CABs are often formed within this context. However, as Chuck Rossi observed while he was working at Facebook, as deployments grow beyond a certain size it’s almost impossible to execute them successfully. If lots of small changes are bundled together into a big deployment, that deployment becomes inherently more complicated, more risky, and harder to fix. He concludes that “if we want more changes, we need more deployments”.

Unfortunately, CABs often create a bottleneck where many changes are reviewed in a single batch and then deployed within a single deployment window, often by someone with little understanding about the context of each change. Hence, despite the very best of intentions, the reality is that CABs often increase the risk of painful deployment failures as a direct result of reducing the deployment frequency, leading to bigger, more complicated and riskier deployments.

Restore time and Change Fail Rate

Restore time, or Mean Time to Restore (MTTR), is a measure for how quickly a team can recover from an outage. Since we expect that 80% of outages are the result of a change, it is wise to pay special attention to how quickly teams can recover from a failed deployment and to invest in work that improves MTTR.

However, historically organizations have paid more attention to Mean Time Between Failure (MTBF). While attitudes are changing, people are still more likely to talk about how often a deployment fails, rather than how quickly failures can be fixed.

In Database Reliability Engineering Laine Campbell and Charity Majors refer to this as “Resilience vs Robustness”. They explain that when folks design robust systems to never/rarely break, the system becomes brittle. Since failures occur so rarely the team is ill-prepared when failures do happen and often the failures are complicated and difficult to understand and fix. In contrast, when teams accept that failures will occur and design a system to cope with failures, they are far more likely to recover quickly. They promote practices such as canary deployment patterns, automated fail-overs, chaos engineering, and enabling systems to automatically switch to a scaled down mode. For example, by gracefully turning off resource intensive features while a service is under heavy load. By embracing these sorts of resilient practices, deployment failures are likely to have significantly less impact.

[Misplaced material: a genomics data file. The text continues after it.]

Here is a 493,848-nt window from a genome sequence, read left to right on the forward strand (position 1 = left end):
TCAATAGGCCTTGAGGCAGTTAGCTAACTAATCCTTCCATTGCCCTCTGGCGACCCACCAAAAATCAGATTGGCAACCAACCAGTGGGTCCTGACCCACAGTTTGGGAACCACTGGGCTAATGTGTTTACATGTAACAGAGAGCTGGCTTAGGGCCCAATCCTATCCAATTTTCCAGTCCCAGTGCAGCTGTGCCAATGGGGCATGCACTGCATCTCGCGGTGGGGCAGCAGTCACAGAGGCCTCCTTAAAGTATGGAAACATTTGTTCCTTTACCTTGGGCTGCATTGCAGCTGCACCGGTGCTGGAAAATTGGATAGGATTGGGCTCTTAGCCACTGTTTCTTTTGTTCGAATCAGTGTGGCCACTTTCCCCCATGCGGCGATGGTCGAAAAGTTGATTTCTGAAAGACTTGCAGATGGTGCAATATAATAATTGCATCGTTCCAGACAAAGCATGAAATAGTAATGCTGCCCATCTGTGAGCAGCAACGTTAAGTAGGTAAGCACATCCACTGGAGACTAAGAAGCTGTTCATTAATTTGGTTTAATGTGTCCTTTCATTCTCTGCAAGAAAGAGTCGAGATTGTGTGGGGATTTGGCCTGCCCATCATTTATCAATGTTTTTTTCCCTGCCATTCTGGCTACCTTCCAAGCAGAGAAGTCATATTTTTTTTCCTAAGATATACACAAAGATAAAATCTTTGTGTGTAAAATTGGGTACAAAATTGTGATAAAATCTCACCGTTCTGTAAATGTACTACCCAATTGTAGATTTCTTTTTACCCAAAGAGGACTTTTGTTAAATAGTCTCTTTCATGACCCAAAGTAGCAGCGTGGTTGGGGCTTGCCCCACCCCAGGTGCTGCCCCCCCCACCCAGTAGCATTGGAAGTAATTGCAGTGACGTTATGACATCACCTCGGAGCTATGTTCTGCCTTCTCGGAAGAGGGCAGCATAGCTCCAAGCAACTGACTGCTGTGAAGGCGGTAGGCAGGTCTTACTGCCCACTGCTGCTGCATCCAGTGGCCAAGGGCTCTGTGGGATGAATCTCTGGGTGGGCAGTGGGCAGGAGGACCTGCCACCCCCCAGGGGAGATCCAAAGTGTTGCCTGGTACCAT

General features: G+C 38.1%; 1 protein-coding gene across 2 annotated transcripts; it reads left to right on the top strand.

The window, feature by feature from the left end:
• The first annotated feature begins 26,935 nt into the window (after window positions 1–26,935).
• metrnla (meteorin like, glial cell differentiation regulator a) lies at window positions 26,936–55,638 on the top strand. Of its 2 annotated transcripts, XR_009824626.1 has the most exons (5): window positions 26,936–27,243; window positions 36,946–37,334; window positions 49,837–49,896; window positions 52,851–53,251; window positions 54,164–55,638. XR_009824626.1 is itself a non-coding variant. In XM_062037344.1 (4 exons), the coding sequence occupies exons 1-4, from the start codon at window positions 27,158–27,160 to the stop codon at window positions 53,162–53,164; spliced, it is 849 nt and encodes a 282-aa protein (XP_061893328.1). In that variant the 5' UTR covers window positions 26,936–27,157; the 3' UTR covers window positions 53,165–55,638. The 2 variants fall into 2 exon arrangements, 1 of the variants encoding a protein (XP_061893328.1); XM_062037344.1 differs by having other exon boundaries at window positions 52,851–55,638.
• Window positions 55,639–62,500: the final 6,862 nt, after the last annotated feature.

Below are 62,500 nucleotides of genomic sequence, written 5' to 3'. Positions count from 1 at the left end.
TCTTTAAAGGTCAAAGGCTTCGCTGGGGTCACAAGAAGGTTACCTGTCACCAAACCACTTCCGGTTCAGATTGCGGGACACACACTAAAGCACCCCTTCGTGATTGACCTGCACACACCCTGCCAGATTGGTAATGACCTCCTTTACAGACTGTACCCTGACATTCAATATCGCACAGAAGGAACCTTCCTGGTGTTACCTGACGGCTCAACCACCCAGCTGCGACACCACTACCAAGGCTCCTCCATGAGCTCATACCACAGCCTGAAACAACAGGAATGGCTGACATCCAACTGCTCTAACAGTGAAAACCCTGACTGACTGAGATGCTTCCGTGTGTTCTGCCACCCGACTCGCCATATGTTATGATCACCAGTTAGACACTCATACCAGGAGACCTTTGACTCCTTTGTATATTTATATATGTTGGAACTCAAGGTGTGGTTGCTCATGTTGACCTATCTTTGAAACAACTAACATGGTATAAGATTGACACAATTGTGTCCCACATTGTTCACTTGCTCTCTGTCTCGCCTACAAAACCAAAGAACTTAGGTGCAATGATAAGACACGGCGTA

Hence, while it is of course desirable for change failure rates to be low, attempting to remove all risk is a fool’s errand. You could invest your entire IT budget in avoiding failure, but failures would still happen. In the meantime, the overhead of seeking a perfect deployment record will likely cripple delivery times and innovation. As the old saying goes, as long as perfection is impossible or impractical, “perfection is the enemy of good”.

In contrast, the organizations that focus on MTTR first, and change failure rate second, will have a far healthier relationship with risk. If failed deployments become less of a problem and your team is able to fix them much more quickly, it becomes less important whether the change failure rate is 1% or 2%. It might as well be 25%, for the organization would probably still outperform an organization with poor MTTR in the eyes of its customers.

Unfortunately, most CABs place more importance on stopping the broken deployments than they do on creating a system where it is safer to fail. This is not effective.

The four key metrics

Taken together these four concepts (lead time, deployment frequency, MTTR, and change failure rate) form Accelerate’s “four key metrics”. These metrics were selected because they are demonstrated to result in positive business outcomes.

Counter-intuitive as it sounds, those organizations that score highly with respect to the speed metrics (lead time and deployment frequency) are the same organizations that score highly with respect to the quality metrics (MTTR and change failure rate). And the organizations that perform better with respect to lead time, deployment frequency, and MTTR have better business outcomes as measured by profitability, productivity, and market share. (Interestingly, change failure rate seems less important than the other three metrics.)

Forsgren, Humble, and Kim have demonstrated that speed begets quality, quality begets speed and they both result in better business outcomes. If you have a CAB, the fact that CABs are negatively correlated against both the four key metrics and business outcomes should be a cause for concern to you, your IT managers, and your shareholders.